Banknotes and Coronavirus

  Banknotes and CoronavirusWith the coronavirus pandemic sweeping the globe, many people are worried about infected banknotes. Over the last few weeks, central bankers have themselves taken a number of measures to mitigate virus transmission risks on banknotes.

But what does science have to say about the presence of pathogens, such as viruses, on banknotes?

A few days ago I was walking in the park near our house with my wife and kids. Their schools were already cancelled and we wanted them to stretch their legs. On the path in front of me I saw a fresh $20 bill.

My first thought was that this was some sort of social experiment. Someone was secretly monitoring me to test if I would take it for myself or would try and find its owner. I’ve found $5 and $20 bills before, and this is always my first reaction.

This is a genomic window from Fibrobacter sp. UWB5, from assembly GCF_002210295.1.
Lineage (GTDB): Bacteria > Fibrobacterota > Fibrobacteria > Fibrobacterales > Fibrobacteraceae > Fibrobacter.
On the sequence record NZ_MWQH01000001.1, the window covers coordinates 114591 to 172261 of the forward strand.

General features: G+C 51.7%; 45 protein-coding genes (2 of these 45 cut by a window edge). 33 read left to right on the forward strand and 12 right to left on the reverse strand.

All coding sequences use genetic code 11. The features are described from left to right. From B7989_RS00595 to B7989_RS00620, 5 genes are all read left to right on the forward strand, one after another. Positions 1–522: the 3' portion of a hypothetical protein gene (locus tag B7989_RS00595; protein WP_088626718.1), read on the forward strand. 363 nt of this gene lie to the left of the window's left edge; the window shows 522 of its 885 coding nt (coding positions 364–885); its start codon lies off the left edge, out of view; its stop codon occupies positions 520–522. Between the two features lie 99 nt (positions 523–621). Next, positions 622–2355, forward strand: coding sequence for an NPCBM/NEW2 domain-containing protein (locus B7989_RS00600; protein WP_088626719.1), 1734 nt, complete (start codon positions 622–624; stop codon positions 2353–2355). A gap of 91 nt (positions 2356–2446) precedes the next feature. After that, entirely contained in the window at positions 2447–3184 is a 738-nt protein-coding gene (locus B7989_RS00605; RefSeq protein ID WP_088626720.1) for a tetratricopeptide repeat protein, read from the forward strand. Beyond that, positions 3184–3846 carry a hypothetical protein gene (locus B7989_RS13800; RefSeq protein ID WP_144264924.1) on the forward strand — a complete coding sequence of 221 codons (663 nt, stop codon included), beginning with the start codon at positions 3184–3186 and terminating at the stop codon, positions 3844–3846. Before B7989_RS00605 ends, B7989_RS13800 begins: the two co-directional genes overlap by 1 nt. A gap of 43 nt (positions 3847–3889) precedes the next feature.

My second reaction caught me by surprise. Is that bill loaded with coronavirus? Should I just leave it on the ground? Luckily, I never had to make a decision. The person who had lost it was backtracking, and I pointed it out to them.

But how justified was my worry?

There are few objects in the world that are more widely touched and manipulated than cash. It’s no wonder that as the coronavirus travels around the globe, potential transmission by banknotes has become an issue.

In this post I’m going to review what the authorities like central banks have done up till now with the banknotes they issue. And then I’ll discuss what science has to tell us about banknotes and pathogens.

The response from central bankers

The current pandemic is being caused by the severe acute respiratory syndrome coronavirus 2, or SARS-CoV-2. It first emerged in the Chinese city of Wuhan in December.

Beginning in mid-February, banks in virus-hit parts of China

by the People’s Bank of China, China’s central bank, to withdraw potentially-infected cash from circulation. All notes received from hospitals, markets, and buses were to be sent to the central bank for destruction. Remaining banknotes were to be disinfected using ultraviolet or heat treatments and stored for seven to 14 days before recirculation. Continue reading…

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